“Two resources are most important to bats in the eastern U.S.,” says U.S. Forest Service biologist Roger Perry. “Roosts – places they can safely spend daylight hours – and insects for food.” Because roosts also allow bats to sink into torpor, a state of lowered metabolism and energy usage, roosts may be as important for gaining weight as food. When bats enter torpor, they are able to reduce the amount of energy they are using, and store more fat during fall, which is critical to surviving through winter hibernation.
Perry, a wildlife biologist at the U.S. Forest Service Southern Research Station (SRS), and his colleagues focused on male Indiana bats during fall, which is the critical fat-storing, pre-hibernation period. Most studies on roost selection by Indiana bats have focused on females, which usually enter winter hibernation with greater body mass and more stored fat than males. Without enough fat reserves, bats are unlikely to survive hibernation. Understanding how males select roost trees in the months leading up to winter hibernation could prove critical to the survival of this endangered species.
Indiana bats are federally endangered. Before the appearance of white-nose syndrome, a non-native fungal disease that kills bats, the overall population of Indiana bats was generally increasing. However, since white-nose syndrome has spread across much of the eastern U.S. the population of Indiana bats has begun to decline.
In the winter, Indiana bats roost in caves and mines. However, they typically roost in dead trees and tree hollows during summer. Perry and his colleagues studied roost selection in study areas in the Ozark National Forest of Arkansas. The scientists identified the tree species, tree size, and forest age that bats used most often, as well as the topography, forest cover class, and other qualities where bats roosted. Their results were recently published in the Wildlife Society Bulletin.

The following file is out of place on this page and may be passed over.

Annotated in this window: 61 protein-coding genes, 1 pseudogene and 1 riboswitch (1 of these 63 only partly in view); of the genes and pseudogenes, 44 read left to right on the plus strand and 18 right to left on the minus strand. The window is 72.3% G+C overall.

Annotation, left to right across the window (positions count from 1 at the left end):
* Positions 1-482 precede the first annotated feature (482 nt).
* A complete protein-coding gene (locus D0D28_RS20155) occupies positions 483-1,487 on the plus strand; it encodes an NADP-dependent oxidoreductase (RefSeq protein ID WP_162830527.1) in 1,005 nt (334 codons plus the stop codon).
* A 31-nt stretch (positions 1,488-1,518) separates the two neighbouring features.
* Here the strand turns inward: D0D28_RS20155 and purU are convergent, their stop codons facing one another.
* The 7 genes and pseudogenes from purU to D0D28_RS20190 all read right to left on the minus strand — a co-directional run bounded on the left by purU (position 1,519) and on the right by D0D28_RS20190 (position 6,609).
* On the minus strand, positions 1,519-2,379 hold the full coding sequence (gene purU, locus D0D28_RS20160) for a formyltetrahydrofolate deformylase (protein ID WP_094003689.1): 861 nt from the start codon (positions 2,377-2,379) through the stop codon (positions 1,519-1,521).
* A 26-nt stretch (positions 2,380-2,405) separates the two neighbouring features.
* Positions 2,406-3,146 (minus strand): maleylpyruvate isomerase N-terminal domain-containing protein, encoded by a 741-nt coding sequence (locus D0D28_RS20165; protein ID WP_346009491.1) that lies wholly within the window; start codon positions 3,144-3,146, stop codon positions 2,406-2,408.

Scientists used small radio transmitters to track bats to their roosts. “We found that male Indiana bats preferred shortleaf pine trees,” says Perry. “Although bats used 14 different tree species, over 30 percent of their roosts were in shortleaf pine snags (dead trees).” Although shagbark hickory was uncommon in the study sites, the flaking bark on these live trees also provided excellent roosts.
Bats roosted in trees that ranged from 3 to 27 inches in diameter, but preferred trees and snags greater than 8 inches in diameter, and 98 percent of roosts were in stands at least 38 years old. “Our study suggests that in the Ozark Mountains, 38 years may be an important forest age threshold,” says Perry. “Stands that are younger than this may not support many male Indiana bats during fall.”
Perry and his colleagues found roosts in many types of forest cover classes, but not in open pastures, very young forests, or cedar glades. Roosts were located in stands that had been partially harvested or had recently been burned. In one of the study areas, forests that were more than 50 years old and had been burned once recently – as well as stands that had been burned multiple times over the past decade – were used at a higher rate than expected.
“Our data indicate that male Indiana bats are pretty flexible about their roost trees during fall – as long as snags over 8 inches diameter are available in stands older than 38 years of age, which are located in lower slope areas of the landscape,” says Perry. “Managers can help protect Indiana bat populations by ensuring that these trees and sites are available near the caves where the bats mate each fall.”
For more information, email Roger Perry at email@example.com.